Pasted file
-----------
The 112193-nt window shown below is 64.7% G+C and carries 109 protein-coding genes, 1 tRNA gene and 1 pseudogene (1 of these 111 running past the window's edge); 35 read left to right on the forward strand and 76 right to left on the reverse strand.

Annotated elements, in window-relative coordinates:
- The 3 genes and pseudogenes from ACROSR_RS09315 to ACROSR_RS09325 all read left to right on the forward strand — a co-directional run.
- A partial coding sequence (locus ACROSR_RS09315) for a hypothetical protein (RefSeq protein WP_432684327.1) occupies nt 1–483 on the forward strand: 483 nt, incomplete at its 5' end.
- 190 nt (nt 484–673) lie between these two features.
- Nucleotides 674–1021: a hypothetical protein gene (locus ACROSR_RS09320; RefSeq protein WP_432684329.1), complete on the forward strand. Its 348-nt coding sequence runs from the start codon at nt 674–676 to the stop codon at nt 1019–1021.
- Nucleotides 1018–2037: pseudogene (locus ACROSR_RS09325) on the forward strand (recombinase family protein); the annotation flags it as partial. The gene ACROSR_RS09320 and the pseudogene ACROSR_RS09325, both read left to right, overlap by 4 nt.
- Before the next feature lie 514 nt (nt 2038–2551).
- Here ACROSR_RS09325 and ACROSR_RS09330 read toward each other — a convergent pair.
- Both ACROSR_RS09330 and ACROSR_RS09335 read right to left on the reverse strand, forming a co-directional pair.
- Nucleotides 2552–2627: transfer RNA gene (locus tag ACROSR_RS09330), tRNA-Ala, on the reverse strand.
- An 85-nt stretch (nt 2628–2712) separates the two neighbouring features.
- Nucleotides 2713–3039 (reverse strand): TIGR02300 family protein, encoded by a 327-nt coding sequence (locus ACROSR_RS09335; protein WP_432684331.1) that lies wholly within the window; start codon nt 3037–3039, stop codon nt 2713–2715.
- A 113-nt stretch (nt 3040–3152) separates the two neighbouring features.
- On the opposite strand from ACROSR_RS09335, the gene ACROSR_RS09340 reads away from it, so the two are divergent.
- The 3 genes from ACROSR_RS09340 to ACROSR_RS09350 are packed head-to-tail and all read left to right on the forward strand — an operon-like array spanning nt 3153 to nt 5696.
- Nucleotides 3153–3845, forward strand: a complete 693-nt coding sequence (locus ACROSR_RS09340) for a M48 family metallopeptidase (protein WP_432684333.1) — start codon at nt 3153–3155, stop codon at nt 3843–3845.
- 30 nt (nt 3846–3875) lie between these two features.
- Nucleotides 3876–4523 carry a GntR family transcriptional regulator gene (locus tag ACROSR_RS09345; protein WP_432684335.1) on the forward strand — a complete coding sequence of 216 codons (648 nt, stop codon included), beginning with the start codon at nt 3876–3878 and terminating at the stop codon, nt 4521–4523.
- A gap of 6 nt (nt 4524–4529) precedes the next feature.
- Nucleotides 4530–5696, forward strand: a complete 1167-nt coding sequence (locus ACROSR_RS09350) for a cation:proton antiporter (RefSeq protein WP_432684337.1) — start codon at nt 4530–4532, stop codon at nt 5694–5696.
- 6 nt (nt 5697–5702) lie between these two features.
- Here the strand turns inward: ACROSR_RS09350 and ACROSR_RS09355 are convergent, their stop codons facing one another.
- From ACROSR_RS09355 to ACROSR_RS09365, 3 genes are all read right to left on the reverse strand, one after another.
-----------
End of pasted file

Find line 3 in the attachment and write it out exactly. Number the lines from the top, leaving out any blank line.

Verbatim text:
- The 3 genes and pseudogenes from ACROSR_RS09315 to ACROSR_RS09325 all read left to right on the forward strand — a co-directional run.